Eventually Sandra and I got on the bus to the start and were able finally to relax and take in the scenery. Long empty sweeping stretches of golden sands, blue seas, sleepy seaside towns and dunes covered in long marram grass, all of which formed the various courses of the Northumberland Coastal runs and I began to feel a little more enthusiastic. The runners had the option of the Ultra race, the Marathon, the half marathon and the 10k and both Sandra and I had opted for the half marathon. Ross was injured and so Sandra ran with Ross number while Ross looked after Sandra’s children, possibly not the most traditional of stag weekend activities.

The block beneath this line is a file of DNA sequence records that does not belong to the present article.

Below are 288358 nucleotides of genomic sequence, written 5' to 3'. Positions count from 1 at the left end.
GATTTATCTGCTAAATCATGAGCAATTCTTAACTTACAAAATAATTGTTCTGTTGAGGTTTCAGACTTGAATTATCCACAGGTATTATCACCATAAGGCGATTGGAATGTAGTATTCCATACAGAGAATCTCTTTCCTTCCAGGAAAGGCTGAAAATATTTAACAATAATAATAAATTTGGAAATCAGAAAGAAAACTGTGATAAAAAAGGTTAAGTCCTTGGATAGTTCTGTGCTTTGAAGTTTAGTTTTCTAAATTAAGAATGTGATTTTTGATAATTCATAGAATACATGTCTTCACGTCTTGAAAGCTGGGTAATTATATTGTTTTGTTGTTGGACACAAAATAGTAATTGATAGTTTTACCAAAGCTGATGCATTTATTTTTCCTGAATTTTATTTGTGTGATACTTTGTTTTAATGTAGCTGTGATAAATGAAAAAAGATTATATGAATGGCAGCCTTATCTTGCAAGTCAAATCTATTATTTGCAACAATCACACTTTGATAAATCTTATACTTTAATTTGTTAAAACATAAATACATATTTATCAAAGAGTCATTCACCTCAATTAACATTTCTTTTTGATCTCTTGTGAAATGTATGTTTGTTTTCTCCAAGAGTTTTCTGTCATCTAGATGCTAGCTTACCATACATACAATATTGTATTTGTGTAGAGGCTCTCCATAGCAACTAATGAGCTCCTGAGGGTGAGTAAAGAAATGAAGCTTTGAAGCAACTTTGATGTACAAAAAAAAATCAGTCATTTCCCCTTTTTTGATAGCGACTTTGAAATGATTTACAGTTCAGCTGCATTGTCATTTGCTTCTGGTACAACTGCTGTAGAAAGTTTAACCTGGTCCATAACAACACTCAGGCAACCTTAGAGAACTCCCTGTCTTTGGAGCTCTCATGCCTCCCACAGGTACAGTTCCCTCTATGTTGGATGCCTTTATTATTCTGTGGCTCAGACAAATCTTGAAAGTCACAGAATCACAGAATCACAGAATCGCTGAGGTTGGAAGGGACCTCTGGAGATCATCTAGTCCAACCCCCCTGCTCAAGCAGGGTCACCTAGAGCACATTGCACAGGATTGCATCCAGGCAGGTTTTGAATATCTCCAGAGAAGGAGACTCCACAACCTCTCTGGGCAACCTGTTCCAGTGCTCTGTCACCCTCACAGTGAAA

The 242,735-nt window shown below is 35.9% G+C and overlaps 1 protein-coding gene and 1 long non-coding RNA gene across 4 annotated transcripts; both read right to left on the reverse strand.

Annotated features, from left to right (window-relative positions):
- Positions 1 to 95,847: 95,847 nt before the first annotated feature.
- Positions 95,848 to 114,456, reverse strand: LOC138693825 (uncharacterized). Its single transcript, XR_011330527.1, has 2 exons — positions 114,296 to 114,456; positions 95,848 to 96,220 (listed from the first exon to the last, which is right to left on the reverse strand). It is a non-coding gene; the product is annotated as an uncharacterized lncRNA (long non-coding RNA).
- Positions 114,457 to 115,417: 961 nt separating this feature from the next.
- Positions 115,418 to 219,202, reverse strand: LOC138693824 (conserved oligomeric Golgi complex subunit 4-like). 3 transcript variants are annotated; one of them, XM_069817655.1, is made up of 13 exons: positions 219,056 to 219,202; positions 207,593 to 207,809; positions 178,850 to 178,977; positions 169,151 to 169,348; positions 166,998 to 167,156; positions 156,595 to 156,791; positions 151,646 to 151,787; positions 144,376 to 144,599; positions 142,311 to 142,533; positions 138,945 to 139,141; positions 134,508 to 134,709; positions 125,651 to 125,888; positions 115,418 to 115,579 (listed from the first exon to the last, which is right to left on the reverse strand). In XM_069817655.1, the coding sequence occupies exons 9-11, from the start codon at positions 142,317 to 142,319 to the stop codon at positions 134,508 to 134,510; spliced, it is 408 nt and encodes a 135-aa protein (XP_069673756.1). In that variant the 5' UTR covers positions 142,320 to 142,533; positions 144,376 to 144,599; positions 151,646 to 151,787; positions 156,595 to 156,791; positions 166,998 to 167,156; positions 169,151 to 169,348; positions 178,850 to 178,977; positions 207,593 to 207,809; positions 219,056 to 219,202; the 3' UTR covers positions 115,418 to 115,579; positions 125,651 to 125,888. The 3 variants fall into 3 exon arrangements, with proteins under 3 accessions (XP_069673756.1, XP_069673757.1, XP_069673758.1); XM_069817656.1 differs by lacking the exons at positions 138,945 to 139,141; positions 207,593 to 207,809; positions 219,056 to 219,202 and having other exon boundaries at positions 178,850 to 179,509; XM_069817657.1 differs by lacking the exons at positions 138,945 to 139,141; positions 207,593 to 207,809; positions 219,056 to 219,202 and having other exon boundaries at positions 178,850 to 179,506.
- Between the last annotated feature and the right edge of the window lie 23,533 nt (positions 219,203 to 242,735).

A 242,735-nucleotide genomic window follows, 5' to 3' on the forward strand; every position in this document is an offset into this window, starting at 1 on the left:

We got off the bus at the tiny village of Craster and made our way to the start. By the time we were milling about the start line waiting to get going the ultra runners who had started earlier that morning were already coming past. The race briefing seemed to last an eternity as these things often do but finally the gun went off and we were on our way. The route followed soft grassy tracks over the sand, around links golf courses, and on the beaches. Fortunately the sand for the most part was reasonably firm and so not desperately hard going and it wasn’t too windy so the sand wasn’t being blown about. Sandra had belted off ahead of me and my legs would barely go forward. Inwardly I groaned, this was promising to be a long day out! After a mile or two my legs felt less heavy and I relaxed into enjoying the run and trying to take in the scenery while scurrying up and down sandy trails between dunes and rock hoping over slabs of sandstone. The long beaches meant that you could see runners quite a bit ahead of you but the combination of the 4 individual races taking place on the same route meant that you were never quite sure if the runner you had overtaken was a competitor in your race or was an ultra runner that was moving more slowly and equally if someone overtook you then you were not sure if it was a fast ultra runner who had got a second wind, your competitor in the half marathon or one of the 10k runners who were set off after I had passed by the start of the 10k. That made things a little more interesting until Donald Naylor came sprinting past me as if I was walking, clearly in the lead of the marathon and proclaiming to be struggling (aye right). By the last mile and a half my lack of mileage in training was beginning to show and I slowed dramatically and was really was looking for the finish line which I imagined was to be on the beach. Unfortunately for me it was actually in the grounds of the castle where registration had taken place and this involved a scramble up a dune, climbing upwards on a sandy track which turned into a gravel track as it followed the wall of the massive 12th century fortress of Bamburgh Castle and finally through the archway leading to the finish line. On completion everyone received a medal and a very nice T shirt, as well as a kit check which caught out more than a few folk including the great YP and the number of disqualifications in each race for this reason was quite high. Personally I have absolutely no issue with kit checks and being asked to carry kit. Yes, it did seem excessive for a half marathon in a well populated area on a mild day but its easy to forget that the race organisers have to cater for all abilities and eventualities. In particular all abilities, and lets face it there are some right numpties going about.